What is Epiphany?

The feast of the Epiphany is celebrated on January 6, and marks the end of the celebration of Christmas.  The night preceding Epiphany has been called the Twelfth Night, an acknowledgement that the twelve days of the Christmas celebration are at last complete.  The word “epiphany” means a manifestation or an unveiling of something that comes suddenly into view.  It derives from two Greek words that literally could mean to shine a light upon.  When it is applied to the coming of Jesus, the Epiphany refers to God the Father revealing His Son as the chosen Messiah or deliverer.

The season of Epiphany continues until the beginning of Lent and traditionally ends with a remembrance of the transfiguration of Jesus in which He was revealed to His disciples in His heavenly glory and as the fulfillment of both the law and the prophets.  The entire season is intended  to focus our attention upon Jesus as if to say, “This one is the chosen one of God, pay attention to Him, follow Him where He leads you.  Do not look for any other, He is the Son of God sent to you.”  It also gives us some additional time to think on and understand the full meaning of the Christmas season we have just celebrated.  We begin to see what incarnation means, why the Father sent His Son Jesus at the fullness of time, and who this Immanuel really is.

Three Important Manifestations

Traditionally the scripture lessons for the season of Epiphany focus on one of three manifestations of Jesus to the world that He had come to save.  The first manifestation is the visit of the three Magi or wise men, pagan men from the east who came to Bethlehem seeking the one born King of the Jews.  The second manifestation, this time to Israel, was at the baptism of Jesus.  In the words of John the Baptist, “I did not know Him, but in order that He should be made manifest to Israel, I have come baptizing with water…and I saw and bear witness that this Jesus is the Son of God.” (John 1:31, 34)   And finally, the third manifestation was the first miracle that Jesus did at Cana, changing water into wine at the wedding feast.  As it records in John 2:11,“This beginning of miracles Jesus did in Cana of Galilee, and He manifested forth His glory, and His disciples believed on him.”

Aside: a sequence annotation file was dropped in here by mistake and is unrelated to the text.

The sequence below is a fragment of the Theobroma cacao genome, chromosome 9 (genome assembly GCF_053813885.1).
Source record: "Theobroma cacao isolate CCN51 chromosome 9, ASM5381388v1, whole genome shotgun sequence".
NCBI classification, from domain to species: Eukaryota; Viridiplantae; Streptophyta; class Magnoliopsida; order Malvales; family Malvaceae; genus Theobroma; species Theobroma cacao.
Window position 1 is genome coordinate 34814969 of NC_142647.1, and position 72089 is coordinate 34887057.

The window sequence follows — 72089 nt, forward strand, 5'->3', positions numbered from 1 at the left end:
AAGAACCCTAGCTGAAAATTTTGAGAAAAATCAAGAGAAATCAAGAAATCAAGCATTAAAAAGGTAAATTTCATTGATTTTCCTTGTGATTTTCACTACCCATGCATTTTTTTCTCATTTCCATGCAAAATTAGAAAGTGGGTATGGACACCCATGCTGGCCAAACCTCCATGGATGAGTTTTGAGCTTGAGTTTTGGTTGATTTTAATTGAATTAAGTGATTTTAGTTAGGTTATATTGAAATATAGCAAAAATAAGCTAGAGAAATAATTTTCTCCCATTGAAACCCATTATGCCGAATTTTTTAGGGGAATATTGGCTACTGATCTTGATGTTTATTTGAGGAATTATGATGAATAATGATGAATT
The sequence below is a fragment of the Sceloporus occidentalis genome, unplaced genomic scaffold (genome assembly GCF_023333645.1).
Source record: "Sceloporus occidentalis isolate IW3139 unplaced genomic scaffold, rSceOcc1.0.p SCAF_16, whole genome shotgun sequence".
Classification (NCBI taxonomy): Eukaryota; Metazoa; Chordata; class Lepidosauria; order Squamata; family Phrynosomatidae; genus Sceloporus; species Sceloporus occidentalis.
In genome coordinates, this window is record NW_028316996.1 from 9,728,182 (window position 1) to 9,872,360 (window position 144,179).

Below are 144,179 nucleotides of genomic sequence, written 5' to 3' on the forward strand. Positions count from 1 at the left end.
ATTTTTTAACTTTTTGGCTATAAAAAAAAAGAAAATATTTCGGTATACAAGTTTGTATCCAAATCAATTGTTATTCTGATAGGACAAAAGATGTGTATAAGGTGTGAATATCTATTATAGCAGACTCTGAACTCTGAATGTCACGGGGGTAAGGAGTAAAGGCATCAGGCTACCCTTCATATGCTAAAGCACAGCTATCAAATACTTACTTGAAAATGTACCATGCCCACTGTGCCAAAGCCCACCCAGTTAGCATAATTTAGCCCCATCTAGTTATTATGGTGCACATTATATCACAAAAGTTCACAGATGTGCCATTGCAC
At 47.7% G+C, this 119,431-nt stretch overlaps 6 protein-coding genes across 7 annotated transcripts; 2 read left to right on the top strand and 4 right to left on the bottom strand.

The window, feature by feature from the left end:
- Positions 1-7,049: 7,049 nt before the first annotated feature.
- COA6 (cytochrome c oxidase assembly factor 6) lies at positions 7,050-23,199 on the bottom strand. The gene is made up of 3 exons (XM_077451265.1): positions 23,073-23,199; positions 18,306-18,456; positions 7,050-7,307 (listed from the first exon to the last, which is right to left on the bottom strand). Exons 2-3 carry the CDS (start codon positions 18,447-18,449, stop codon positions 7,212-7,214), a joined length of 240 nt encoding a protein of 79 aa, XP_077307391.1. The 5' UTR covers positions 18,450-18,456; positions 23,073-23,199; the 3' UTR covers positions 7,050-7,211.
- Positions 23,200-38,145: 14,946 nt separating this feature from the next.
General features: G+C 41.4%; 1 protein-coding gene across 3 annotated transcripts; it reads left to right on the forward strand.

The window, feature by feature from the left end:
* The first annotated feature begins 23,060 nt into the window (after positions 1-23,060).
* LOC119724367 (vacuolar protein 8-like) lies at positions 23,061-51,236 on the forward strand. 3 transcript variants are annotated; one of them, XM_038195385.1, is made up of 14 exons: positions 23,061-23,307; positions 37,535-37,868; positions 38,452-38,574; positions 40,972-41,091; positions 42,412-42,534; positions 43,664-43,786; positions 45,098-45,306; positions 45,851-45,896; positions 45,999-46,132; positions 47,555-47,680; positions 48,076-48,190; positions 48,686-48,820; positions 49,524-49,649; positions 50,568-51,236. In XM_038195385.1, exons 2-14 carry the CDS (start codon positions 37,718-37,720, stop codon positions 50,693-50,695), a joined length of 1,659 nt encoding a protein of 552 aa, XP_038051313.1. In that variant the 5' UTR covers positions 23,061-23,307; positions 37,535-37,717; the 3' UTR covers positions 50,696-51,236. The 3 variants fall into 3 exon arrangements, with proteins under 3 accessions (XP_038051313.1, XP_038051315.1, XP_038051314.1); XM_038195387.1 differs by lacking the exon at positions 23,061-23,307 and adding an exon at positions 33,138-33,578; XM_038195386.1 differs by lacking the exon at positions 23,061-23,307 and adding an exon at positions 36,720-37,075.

When we close the season of Epiphany with the celebration of the Transfiguration of Jesus, we come at last to the most real manifestation of Jesus in His true glory, “glory as of the only Son from the Father, full of grace and truth” (John 1:14) and once again the Father speaks from heaven, “This is my beloved Son, with whom I am well pleased; listen to him.”

Jesus is God’s Anointed One

In Luke 4: 18-19, Jesus goes into the synagogue on the Sabbath and reads from the scroll of Isaiah:

“The Spirit of the Lord is upon me,
    because he has anointed me
    to proclaim good news to the poor.
He has sent me to proclaim liberty to the captives
    and recovering of sight to the blind,
    to set at liberty those who are oppressed,
to proclaim the year of the Lord’s favor.”

As Jesus Himself declared that day, He is the Lord’s anointed One who has come into the world. The sanctuary color for the season of Epiphany is green. Green is a reminder that God is at work to bring eternal life to those that believe in the One whom He has sent for the deliverance of the world.  We are reminded of this in the words of John the Baptist who simply proclaims, “Behold the Lamb of God who takes away the sin of the world.”  (John 1:29)  The lectionary readings for the season of Epiphany remind us that God works this manifestation of grace through His Son Jesus.  Jesus is revealed to us as the Son of God, the One God has chosen and anointed for this work. 

*Much of this material was borrowed from Red Door Church elder Russ Rohloff’s helpful introduction to the season of Epiphany in the parent guide to our church’s Epiphany curriculum for children.

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